Fill a pitcher with 1.5 cups of sugar. Cover it will boiling water and wait for it to liquify. Add more water if there is still some undissolved sugar. Have the kids juice 4 lemons or limes. They really like the Meyer lemons because they are tender enough for their little hands to juice. Add that to the pitcher. Fill it up to the top with ice and add 2 sprigs of mint. Stir and serve. If you want iced tea put 4 tea bags in with the sugar and let them steep while the sugar dissolves. If you like the drinks mintier, put some mint in with the boiling water. You're going to have to fish it out after the sugar dissolves because it gets yucky looking. After you put in the ice, put some fresh mint.
In addition to citrus, we like berries. I once suggested to my mom that I like to give the kids only organic grapes and berries. She made a spitting noise and told me that she’ll just wash the non-organic ones really well. Berries come in Bisquick pancakes. We splurge for real maple syrup as we consider it our birthright. I’ll never forget the hue of purple that was my blueberry pancake vomit as it streamed down the deck of my dad’s lobster boat. Berries are served in bowls with heavy cream and sugar, and they also appear with sour cream and brown sugar.
Sour cream is revered almost as much as mayonnaise. I remember having a bowl of Campbell’s tomato soup with a particularly waspy friend when I was 7. She asked for some sour cream for her soup because she wanted it to be “gourmet.” As I watched the fatty lumps bob in her soup, she told me that she also liked spinach in her tomato soup. If you put spinach in things, it’s called “Florentine.” One of my worst, recent cooking disasters involved spending an entire day slaving over fresh tomato soup. The tomatoes were all fresh from the garden. I skinned, de-seeded, roasted tirelessly. The result was indistinguishable from Campbell’s tomato soup.
Baked potatoes served with butter, fresh chives and sour cream are considered a meal. Those of us who intrepidly face Mexican food like everything with sour cream. Ethnic foods are still regarded with some suspicion. In the 70’s my father was invited to a "Mexican Feast" at someone’s house. It was probably the year after they’d retired the beef fondue pot with the mid-century modern skewers. Horrified by the feast, Peter’s only method of escape involved putting food in his pockets.
Back to the soup, we’ve cut down on the Campbell’s. It used to be referred to as, “the universal binding agent.” That was back in the tuna fish casserole days. My mom will still slip a can of cream of mushroom into the pan when she’s making pork chops “because they’re always so DRY!” The packets of Lipton onion soup do still show up. There’s the obvious Lipton soup/sour cream dip, but the true genius of those dried packets is in pork tenderloin:
Recipe IV-Susie’s pork tenderloin
Wrap the pork in bacon, dump Lipton onion soup in the pan, add a cup of water and cook it at 375 for 30 minutes. That’s it. It’s amazing; you can’t beat it.
Speaking of soup:
Recipe V-Nana’s fish chowder
Clam chowder distinguishes itself as the most un-kosher thing one can eat. It involves shellfish, pork, and dairy. Is that why WASPs like it so much? It’s the meal equivalent to sending oranges to New England in the winter from Florida.
Sauté whatever bacon or salt pork you have. Once the fat gets liquid add a diced onion or 2, dump in some chicken stock, and/or clam juice, and a couple bay leaves. Throw in some potatoes if you’re in a starchy mood, boil them in the stock till they are soft, throw in some fish and keep it boiling for about 5 minutes. Turn the heat down and add whatever combination of dairy you prefer, heavy cream, milk, butter, ½ & ½. Salt and pepper the hell out of it, and you have a meal. If you don’t want any drama, fish out the bay leaves. I had an uncomfortable “bay leaf stuck in the throat of my accountant” evening.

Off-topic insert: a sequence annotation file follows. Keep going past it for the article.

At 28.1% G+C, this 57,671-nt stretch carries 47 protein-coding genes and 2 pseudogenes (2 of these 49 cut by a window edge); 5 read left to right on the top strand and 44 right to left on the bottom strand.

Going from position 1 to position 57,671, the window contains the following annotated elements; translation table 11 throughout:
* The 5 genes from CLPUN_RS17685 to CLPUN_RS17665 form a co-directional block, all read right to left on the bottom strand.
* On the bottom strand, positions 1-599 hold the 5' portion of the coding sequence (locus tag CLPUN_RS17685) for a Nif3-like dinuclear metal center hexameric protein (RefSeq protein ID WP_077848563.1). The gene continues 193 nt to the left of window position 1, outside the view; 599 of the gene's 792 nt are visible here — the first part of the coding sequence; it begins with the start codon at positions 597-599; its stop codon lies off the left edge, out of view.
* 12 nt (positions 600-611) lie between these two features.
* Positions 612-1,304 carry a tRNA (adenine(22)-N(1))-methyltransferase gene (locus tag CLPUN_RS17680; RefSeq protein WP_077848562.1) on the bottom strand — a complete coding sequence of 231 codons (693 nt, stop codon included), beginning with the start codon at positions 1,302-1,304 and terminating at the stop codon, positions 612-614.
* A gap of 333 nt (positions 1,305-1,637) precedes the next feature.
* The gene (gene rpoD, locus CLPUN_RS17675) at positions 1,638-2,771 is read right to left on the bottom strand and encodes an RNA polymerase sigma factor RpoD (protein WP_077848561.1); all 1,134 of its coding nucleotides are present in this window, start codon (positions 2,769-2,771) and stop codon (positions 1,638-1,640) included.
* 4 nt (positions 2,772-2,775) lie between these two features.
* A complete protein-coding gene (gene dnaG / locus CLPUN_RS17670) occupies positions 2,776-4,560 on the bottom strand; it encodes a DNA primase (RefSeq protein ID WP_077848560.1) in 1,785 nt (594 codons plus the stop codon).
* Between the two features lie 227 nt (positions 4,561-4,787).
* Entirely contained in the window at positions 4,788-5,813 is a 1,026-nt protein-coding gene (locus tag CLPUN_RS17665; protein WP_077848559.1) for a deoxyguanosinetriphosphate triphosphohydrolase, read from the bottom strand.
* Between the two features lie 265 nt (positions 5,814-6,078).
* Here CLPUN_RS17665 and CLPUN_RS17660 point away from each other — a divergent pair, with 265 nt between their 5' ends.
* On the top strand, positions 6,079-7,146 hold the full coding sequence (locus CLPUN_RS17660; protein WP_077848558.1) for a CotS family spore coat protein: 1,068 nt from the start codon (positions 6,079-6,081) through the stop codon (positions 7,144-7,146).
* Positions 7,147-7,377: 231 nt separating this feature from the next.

WASPs like meals that don’t cut into our drinking time. I remember everyone buzzing about a bluefish recipe. You put some salt, pepper and onions in with the fish, wrap it in foil and COOK IT IN THE DISHWASHER. I’m not going to endorse that one, but I will say that a generous layer of Hellman’s on any fish covered with crunched up Ritz Crackers and baked for 20 minutes is delicious. If you want to be considered a GENIUS sprinkle some thyme onto the crackers, and wedge of lemon and fresh parsley really classes it up.
Our piece du resistance is, of course, the lobster dinner. This meal is really a metaphor for our entire approach to cooking. We don’t have to do anything. You, the guest, have to do all of the work. We serve lobster with corn. This allows us to talk about where the corn was purchased and whether or not it was better than the corn we had last week in New Hampshire. My dad gets to take the colander in which the corn will drain and wear it on his heat and salute in a ridiculous “Hogan's Heroes” way. Corn displays our fun-loving, devil-may-care attitude when we let people to roll their cobs directly on top of the stick of butter on the table. The whole meal is a vehicle for the consumption of vats of PURE BUTTER. We will put a plate of lemon wedges on the table for the health nuts, but it generally gets ignored. We also provide trash bags on and around the table, so clean up is a breeze as well. We might force you to eat outside in the mosquito-ridden deck because we don’t want any lobster juice spills onto the braided or oriental dining room rug. If that’s the case, we’ll offer you some Avon Skin-so-soft and talk for 10 minutes about how it keeps the bugs away while you slap at your ankles and neck.